What is Copyright?
Copyright is a basic right granted to creators of literary and artistic works to enable them receive financial reward and recognition for their creative efforts. This right exclusively empowers creators to have control over their works and thus they alone or their heirs can authorize or prohibit the use of their works by others. The creator of a work of copyright enjoys a bundle of rights that are broadly classified into two distinct categories namely: (1) Economic rights (2) Moral rights
What Does Copyright Protect?
Copyright protects original works of authorship which are literary or artistic in nature such as poetry, novels, textbooks, movies, documentaries, songs, logos, paintings, sculptures, computer software, architectural designs, among many other forms of works.
What is the Difference Between Copyright, Patent and Trademark?
Copyright protects original works of authorship. The work must not be an abstract idea or concept but must have been reduced (expressed) into a tangible medium. Patent is the form of intellectual property right that protects inventions. Whereas copyright does not protect ideas or concepts, patent protects ideas embodied in an invention which solves a certain technical problem. The invention must meet three key criteria namely (1) must be new (or novel); (2) must have an inventive step (i.e. must be non-obvious) and (3) must have industrial applicability. Patent protection can cover a product (a physical object) or a process (for producing the product).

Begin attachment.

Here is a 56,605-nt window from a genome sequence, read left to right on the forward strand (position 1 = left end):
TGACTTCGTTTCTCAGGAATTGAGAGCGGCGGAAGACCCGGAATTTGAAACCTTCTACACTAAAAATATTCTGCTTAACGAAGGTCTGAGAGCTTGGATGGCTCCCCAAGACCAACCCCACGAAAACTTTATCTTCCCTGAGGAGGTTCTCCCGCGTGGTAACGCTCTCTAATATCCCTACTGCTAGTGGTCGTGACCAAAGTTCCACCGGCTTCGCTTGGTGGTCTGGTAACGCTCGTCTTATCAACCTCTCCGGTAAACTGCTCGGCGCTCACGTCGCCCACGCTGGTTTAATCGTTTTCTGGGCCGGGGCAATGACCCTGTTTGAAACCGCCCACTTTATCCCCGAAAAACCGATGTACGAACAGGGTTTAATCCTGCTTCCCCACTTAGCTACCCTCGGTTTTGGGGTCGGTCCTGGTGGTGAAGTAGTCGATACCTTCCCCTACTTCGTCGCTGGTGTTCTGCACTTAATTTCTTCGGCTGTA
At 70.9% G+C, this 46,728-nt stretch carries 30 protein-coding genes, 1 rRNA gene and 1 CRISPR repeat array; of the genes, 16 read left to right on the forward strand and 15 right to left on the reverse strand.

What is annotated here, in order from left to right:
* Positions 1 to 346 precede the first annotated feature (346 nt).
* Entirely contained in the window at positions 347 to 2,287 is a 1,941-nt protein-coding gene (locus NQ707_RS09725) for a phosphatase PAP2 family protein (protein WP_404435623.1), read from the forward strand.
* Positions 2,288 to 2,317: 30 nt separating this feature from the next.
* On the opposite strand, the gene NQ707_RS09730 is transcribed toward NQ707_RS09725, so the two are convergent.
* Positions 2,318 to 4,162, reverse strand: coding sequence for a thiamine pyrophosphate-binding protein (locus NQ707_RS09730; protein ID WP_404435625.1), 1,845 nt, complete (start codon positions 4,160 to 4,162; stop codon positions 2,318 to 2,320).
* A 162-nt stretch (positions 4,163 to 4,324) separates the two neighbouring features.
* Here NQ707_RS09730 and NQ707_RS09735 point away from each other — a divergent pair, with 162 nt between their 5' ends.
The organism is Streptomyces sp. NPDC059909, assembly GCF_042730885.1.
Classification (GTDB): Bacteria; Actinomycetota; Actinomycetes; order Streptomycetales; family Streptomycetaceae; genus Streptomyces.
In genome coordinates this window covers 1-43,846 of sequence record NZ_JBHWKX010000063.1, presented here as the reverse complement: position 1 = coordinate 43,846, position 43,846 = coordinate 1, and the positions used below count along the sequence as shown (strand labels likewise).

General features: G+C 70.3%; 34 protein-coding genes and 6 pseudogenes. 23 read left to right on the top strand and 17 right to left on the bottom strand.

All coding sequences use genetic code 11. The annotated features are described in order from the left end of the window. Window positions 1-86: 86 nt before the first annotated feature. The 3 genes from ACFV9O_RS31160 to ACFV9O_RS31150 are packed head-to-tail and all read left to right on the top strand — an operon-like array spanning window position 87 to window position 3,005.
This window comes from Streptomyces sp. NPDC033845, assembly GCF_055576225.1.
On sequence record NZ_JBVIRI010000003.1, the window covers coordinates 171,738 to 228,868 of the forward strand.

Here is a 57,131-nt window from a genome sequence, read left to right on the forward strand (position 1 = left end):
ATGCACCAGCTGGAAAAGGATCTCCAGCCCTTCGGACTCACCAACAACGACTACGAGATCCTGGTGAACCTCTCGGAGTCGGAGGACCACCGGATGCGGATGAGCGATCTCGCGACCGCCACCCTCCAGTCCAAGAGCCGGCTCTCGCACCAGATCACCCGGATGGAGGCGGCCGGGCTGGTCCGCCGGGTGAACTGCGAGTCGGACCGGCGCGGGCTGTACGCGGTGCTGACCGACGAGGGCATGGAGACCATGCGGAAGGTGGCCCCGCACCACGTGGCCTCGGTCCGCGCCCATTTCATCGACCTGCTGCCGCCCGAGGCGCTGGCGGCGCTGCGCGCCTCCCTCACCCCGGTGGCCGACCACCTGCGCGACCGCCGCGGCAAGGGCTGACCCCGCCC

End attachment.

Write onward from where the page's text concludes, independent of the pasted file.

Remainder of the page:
A trademark refers to any inscription (or mark) that is used by one undertaking (or company) to distinguish its products or services from those of other companies. A trademark could be a word, a number, combination of words and numbers, phrases, symbols, designs, sounds or even smells. A trademark suggests the source of a product or service which helps consumers to make their choice of a product they want to buy. The key requirement in registering a trademark is that the mark must be unique, distinctive and not descriptive of the product or service for which it is used to identify.
Unlike copyright which does not require registration for protection, the owner of a patent or a trademark generally must register before he/she can enforce his/her rights. Certain trademarks, however, are classified as “well known marks” and do not need to be registered for protection.
How Do I Get Copyright Protection for My Work?
Your work is under copyright protection the moment it is created and fixed in a tangible medium that makes it is perceptible either directly or with the aid of a machine or device.
Do I Need Copyright Registration To Protect My Work?
No. In general copyright protection is attained automatically the moment the work is created. Since protection does not depend on registration, a creator does not need to register his/her work. In some jurisdictions however, registration is required if the author wishes to bring a lawsuit against someone for infringement in connection with his/her work.